It doesn’t take much to make a salad: a chopped vegetable and dressing. What it takes to make a good salad is a little more complicated, though: color, texture and a balance of ingredients all matter, and of course freshness is key: lettuce and other vegetables begin to wilt as soon as dressing is applied.
Here are the basic elements:
Generally the darker the green, the more nutritious it will be. Iceberg lettuce has only a trace of vitamins. If you don’t like dark greens try chopped romaine, which is a good source of vitamins A, C and folate, or mix in just a few darker leaves of spinach, kale or Italian parsley. If you’re using really dark greens like kale or spinach, toss in vinaigrette and let sit for a few minutes to soften the leaves.
Diced celery, carrots, cabbage and onions are classics, and why not try roasted beets, broccoli, blanched or roasted green beans, steamed peas, edamame, sprouts, radishes, kimchi…
The best salads have a crunchy element. Instead of bacon bits or wonton strips, try some of our salad-topping suggestions, including roasted nuts, seeds or dried fruit.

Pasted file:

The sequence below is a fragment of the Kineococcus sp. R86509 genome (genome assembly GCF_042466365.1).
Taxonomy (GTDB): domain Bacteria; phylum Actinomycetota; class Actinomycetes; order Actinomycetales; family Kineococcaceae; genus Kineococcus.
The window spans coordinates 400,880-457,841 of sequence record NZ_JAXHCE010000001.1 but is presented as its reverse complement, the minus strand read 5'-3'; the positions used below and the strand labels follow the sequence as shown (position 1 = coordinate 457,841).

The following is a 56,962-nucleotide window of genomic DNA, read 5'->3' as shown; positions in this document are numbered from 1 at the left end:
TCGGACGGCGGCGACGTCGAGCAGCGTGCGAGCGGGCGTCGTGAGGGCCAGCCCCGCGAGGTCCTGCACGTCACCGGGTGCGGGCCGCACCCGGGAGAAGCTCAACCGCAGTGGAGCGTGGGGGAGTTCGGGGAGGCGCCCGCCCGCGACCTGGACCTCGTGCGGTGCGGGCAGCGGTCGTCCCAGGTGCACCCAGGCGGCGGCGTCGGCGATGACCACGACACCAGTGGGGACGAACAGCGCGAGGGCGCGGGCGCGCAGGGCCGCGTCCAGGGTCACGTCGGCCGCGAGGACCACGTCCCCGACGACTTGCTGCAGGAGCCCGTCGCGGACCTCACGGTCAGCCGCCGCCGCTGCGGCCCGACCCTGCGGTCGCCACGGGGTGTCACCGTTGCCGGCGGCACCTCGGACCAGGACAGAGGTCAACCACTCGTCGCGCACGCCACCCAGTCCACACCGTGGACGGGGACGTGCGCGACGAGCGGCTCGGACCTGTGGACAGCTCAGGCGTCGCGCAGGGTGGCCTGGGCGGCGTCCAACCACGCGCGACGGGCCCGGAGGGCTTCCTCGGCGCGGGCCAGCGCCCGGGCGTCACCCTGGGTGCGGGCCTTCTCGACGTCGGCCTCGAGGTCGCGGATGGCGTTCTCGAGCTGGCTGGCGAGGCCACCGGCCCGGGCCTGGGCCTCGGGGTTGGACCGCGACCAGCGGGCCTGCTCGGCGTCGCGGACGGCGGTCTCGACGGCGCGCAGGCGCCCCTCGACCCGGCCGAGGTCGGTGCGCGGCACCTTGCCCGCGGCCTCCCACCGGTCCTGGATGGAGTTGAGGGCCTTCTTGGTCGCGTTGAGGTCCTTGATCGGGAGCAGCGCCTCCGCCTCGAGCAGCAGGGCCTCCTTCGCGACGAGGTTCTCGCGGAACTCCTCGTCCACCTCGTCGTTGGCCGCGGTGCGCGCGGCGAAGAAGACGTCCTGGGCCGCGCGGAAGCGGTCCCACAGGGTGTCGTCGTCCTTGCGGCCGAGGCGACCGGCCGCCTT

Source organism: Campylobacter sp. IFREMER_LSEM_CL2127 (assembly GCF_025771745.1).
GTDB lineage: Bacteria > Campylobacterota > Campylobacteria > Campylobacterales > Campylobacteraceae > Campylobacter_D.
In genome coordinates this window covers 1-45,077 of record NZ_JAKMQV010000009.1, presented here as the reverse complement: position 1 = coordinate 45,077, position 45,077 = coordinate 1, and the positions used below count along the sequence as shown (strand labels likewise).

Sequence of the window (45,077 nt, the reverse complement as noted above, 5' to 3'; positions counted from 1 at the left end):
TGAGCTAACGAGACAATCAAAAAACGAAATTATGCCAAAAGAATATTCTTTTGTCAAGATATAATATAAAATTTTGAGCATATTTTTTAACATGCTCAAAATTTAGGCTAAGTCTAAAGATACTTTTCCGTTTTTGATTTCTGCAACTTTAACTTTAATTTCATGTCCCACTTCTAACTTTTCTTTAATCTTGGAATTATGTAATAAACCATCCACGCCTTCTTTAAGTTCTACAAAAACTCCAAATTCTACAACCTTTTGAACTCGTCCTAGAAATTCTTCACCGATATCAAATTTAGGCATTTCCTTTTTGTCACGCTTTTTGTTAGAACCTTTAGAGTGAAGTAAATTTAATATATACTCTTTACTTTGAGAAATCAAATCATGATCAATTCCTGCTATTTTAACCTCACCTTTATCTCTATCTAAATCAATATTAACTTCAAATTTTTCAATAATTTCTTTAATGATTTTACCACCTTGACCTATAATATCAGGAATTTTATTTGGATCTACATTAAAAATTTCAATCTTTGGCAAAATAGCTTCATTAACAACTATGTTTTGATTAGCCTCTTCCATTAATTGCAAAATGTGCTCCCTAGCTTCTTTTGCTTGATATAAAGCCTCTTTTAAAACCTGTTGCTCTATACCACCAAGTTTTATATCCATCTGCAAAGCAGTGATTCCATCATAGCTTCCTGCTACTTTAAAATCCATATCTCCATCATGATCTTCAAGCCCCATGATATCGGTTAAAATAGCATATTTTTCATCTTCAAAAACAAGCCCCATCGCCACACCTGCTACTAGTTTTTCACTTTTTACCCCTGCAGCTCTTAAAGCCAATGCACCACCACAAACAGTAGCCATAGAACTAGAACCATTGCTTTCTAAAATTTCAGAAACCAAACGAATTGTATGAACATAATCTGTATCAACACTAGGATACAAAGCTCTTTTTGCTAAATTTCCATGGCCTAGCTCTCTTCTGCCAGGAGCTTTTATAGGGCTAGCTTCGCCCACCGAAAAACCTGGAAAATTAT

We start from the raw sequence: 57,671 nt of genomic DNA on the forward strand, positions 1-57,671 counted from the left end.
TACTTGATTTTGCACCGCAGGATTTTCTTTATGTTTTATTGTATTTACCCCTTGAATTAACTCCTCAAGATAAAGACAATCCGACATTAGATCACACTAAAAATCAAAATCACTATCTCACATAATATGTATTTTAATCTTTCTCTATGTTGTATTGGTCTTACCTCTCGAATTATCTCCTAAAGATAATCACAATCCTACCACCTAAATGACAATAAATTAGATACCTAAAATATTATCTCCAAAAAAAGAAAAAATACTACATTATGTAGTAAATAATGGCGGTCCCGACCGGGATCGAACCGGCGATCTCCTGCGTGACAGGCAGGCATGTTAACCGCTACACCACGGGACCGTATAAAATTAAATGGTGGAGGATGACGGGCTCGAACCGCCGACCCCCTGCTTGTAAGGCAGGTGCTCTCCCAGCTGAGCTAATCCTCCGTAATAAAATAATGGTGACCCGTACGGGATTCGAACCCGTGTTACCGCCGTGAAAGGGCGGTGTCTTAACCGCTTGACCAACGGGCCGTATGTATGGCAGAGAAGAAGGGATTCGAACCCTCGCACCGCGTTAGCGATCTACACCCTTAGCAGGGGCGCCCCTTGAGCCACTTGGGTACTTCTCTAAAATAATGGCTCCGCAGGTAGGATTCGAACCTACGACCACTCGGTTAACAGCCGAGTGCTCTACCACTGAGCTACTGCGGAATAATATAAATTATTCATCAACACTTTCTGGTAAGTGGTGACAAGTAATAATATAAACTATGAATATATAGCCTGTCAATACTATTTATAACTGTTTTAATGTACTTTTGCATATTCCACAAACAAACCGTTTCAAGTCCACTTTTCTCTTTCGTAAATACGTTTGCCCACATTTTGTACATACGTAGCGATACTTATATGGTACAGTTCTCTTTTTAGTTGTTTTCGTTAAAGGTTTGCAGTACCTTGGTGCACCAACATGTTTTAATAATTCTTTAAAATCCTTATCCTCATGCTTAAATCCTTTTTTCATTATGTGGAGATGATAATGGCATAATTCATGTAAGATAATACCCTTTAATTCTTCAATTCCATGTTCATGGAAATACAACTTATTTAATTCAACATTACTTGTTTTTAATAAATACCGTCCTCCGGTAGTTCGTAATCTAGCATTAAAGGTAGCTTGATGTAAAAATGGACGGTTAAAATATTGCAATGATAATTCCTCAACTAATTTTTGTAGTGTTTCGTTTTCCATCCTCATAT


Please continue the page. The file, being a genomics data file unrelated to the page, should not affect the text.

Cheese is always good. If you’re worried about calories, firmer cheese like Parmesan or Romano is a better choice than cheddar– lower in fat and because the flavor is stronger you use less. A bit of tofu, grilled chicken or steak can make a salad a hearty meal.
Canned salmon is a good substitute for tuna, rich in omega-3 and -6 fatty acids and vitamin D, B12 and niacin.
Once you make salad dressing at home you may never buy a bottle at the store again. It’s simple, easy and quick to whip up a vinaigrette and the flavor is so much better. Use a nutritious oil and your dressing can make your salad even healthier!
For the best salad result, toss vegetables with dressing before you add toppings. And for extra fanciness, a few twists of fresh pepper on top.